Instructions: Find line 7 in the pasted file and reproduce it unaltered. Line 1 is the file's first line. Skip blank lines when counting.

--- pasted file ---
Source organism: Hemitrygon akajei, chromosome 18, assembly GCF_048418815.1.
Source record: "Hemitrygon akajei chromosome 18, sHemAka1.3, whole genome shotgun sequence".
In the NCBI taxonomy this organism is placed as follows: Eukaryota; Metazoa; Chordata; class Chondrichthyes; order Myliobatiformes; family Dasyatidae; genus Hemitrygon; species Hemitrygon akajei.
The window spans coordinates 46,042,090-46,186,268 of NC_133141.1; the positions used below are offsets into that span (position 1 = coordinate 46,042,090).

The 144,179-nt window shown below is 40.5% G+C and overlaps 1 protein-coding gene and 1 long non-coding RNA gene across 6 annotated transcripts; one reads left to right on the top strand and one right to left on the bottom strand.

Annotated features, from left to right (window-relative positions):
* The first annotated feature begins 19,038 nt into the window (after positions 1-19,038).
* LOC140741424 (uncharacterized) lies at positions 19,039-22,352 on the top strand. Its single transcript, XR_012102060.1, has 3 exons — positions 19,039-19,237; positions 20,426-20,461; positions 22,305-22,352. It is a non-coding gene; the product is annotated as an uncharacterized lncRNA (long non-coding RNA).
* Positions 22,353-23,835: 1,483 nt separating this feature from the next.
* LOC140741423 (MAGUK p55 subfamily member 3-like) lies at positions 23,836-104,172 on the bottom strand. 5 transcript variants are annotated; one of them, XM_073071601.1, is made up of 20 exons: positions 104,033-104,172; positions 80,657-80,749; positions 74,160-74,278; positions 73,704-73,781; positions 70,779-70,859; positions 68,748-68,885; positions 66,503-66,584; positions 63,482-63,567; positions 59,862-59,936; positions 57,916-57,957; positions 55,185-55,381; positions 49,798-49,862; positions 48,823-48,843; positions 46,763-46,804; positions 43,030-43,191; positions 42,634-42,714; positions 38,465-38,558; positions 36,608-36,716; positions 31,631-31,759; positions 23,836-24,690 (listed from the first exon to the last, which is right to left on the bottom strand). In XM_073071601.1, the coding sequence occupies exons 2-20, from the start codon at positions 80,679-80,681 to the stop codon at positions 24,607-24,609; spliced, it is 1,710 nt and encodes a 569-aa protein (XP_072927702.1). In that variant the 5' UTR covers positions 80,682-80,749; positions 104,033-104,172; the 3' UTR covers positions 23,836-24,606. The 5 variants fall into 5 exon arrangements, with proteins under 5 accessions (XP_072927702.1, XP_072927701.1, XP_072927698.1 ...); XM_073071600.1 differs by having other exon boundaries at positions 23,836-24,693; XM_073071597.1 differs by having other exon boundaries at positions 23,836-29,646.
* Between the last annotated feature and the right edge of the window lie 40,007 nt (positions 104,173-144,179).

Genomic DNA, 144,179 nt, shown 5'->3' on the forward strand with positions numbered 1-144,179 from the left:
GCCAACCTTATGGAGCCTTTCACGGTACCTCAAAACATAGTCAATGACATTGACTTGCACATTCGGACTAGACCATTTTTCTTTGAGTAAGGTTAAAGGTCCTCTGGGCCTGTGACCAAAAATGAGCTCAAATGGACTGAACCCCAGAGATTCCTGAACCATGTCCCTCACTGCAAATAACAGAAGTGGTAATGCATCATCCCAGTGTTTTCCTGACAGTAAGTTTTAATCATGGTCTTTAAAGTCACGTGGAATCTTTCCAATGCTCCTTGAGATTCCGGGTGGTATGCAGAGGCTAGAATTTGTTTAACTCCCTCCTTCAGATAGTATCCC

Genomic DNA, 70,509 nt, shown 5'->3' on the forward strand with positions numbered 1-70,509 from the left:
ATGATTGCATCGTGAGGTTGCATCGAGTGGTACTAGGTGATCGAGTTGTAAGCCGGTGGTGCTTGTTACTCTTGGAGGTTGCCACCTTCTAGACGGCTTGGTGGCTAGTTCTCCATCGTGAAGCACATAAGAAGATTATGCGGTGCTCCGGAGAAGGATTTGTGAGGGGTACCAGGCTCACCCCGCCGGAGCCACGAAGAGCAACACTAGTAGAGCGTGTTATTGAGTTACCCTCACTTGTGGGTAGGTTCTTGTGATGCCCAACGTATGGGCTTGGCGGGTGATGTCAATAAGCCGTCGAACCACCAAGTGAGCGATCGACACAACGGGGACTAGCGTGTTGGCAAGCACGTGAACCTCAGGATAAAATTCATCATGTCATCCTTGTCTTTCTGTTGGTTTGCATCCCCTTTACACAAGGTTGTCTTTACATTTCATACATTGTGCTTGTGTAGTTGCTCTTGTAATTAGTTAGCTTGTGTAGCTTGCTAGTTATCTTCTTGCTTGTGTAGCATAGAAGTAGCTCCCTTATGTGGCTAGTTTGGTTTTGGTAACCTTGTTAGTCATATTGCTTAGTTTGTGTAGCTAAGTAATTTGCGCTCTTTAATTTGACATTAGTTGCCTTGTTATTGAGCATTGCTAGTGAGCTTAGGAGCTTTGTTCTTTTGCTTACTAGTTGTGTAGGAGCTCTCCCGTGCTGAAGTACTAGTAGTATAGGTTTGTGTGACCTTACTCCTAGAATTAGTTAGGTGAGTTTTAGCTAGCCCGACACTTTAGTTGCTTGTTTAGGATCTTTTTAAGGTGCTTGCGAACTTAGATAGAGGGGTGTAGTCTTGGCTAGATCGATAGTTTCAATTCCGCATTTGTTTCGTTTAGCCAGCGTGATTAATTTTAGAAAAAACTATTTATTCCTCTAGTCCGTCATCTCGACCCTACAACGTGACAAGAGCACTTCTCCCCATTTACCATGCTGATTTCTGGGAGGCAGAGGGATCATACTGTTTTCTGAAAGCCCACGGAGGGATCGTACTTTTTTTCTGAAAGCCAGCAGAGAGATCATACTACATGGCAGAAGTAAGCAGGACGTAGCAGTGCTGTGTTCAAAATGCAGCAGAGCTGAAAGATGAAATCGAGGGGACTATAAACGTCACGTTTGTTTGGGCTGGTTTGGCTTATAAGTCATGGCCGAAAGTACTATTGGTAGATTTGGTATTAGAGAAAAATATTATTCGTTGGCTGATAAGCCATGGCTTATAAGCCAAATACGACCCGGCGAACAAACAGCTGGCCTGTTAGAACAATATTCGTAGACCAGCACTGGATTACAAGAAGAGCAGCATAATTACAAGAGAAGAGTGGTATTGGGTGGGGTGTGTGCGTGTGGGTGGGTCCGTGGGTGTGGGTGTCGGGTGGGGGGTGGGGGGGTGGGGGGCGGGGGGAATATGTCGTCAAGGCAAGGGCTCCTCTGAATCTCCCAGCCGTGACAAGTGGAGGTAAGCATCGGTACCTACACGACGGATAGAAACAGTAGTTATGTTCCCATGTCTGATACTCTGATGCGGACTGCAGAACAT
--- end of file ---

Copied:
* The first annotated feature begins 19,038 nt into the window (after positions 1-19,038).